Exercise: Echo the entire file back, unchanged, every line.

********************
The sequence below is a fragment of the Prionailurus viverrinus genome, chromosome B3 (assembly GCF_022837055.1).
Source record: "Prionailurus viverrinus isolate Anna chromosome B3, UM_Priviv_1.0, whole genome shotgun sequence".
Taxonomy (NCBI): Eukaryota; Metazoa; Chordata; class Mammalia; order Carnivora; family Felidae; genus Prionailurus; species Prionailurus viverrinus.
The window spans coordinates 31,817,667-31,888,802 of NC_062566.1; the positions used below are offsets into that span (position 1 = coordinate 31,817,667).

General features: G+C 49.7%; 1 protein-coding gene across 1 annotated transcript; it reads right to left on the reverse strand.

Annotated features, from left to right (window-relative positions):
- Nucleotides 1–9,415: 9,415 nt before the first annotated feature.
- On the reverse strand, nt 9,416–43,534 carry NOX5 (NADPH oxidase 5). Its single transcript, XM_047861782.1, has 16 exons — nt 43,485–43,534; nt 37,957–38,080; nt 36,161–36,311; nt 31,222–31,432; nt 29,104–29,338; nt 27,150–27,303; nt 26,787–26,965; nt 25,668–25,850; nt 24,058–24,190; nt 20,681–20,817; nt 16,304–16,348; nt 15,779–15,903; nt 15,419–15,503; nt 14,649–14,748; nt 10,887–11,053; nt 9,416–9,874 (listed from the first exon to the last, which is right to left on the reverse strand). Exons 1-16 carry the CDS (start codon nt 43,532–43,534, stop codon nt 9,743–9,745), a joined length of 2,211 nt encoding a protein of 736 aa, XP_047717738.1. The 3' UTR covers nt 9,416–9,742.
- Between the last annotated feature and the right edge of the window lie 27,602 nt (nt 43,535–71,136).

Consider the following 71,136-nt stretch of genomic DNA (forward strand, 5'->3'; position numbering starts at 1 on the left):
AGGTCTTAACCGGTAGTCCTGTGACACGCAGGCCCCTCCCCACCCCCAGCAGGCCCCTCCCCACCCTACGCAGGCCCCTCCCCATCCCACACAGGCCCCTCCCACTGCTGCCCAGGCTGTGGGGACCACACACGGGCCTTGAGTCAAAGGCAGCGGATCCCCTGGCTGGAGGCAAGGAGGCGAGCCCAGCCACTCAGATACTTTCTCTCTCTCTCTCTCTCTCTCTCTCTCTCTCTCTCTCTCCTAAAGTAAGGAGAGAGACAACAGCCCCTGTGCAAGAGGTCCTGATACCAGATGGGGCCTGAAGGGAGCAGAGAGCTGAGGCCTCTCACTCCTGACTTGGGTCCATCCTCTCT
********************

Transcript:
The sequence below is a fragment of the Prionailurus viverrinus genome, chromosome B3 (assembly GCF_022837055.1).
Source record: "Prionailurus viverrinus isolate Anna chromosome B3, UM_Priviv_1.0, whole genome shotgun sequence".
Taxonomy (NCBI): Eukaryota; Metazoa; Chordata; class Mammalia; order Carnivora; family Felidae; genus Prionailurus; species Prionailurus viverrinus.
The window spans coordinates 31,817,667-31,888,802 of NC_062566.1; the positions used below are offsets into that span (position 1 = coordinate 31,817,667).

General features: G+C 49.7%; 1 protein-coding gene across 1 annotated transcript; it reads right to left on the reverse strand.

Annotated features, from left to right (window-relative positions):
- Nucleotides 1–9,415: 9,415 nt before the first annotated feature.
- On the reverse strand, nt 9,416–43,534 carry NOX5 (NADPH oxidase 5). Its single transcript, XM_047861782.1, has 16 exons — nt 43,485–43,534; nt 37,957–38,080; nt 36,161–36,311; nt 31,222–31,432; nt 29,104–29,338; nt 27,150–27,303; nt 26,787–26,965; nt 25,668–25,850; nt 24,058–24,190; nt 20,681–20,817; nt 16,304–16,348; nt 15,779–15,903; nt 15,419–15,503; nt 14,649–14,748; nt 10,887–11,053; nt 9,416–9,874 (listed from the first exon to the last, which is right to left on the reverse strand). Exons 1-16 carry the CDS (start codon nt 43,532–43,534, stop codon nt 9,743–9,745), a joined length of 2,211 nt encoding a protein of 736 aa, XP_047717738.1. The 3' UTR covers nt 9,416–9,742.
- Between the last annotated feature and the right edge of the window lie 27,602 nt (nt 43,535–71,136).

Consider the following 71,136-nt stretch of genomic DNA (forward strand, 5'->3'; position numbering starts at 1 on the left):
AGGTCTTAACCGGTAGTCCTGTGACACGCAGGCCCCTCCCCACCCCCAGCAGGCCCCTCCCCACCCTACGCAGGCCCCTCCCCATCCCACACAGGCCCCTCCCACTGCTGCCCAGGCTGTGGGGACCACACACGGGCCTTGAGTCAAAGGCAGCGGATCCCCTGGCTGGAGGCAAGGAGGCGAGCCCAGCCACTCAGATACTTTCTCTCTCTCTCTCTCTCTCTCTCTCTCTCTCTCTCTCTCCTAAAGTAAGGAGAGAGACAACAGCCCCTGTGCAAGAGGTCCTGATACCAGATGGGGCCTGAAGGGAGCAGAGAGCTGAGGCCTCTCACTCCTGACTTGGGTCCATCCTCTCT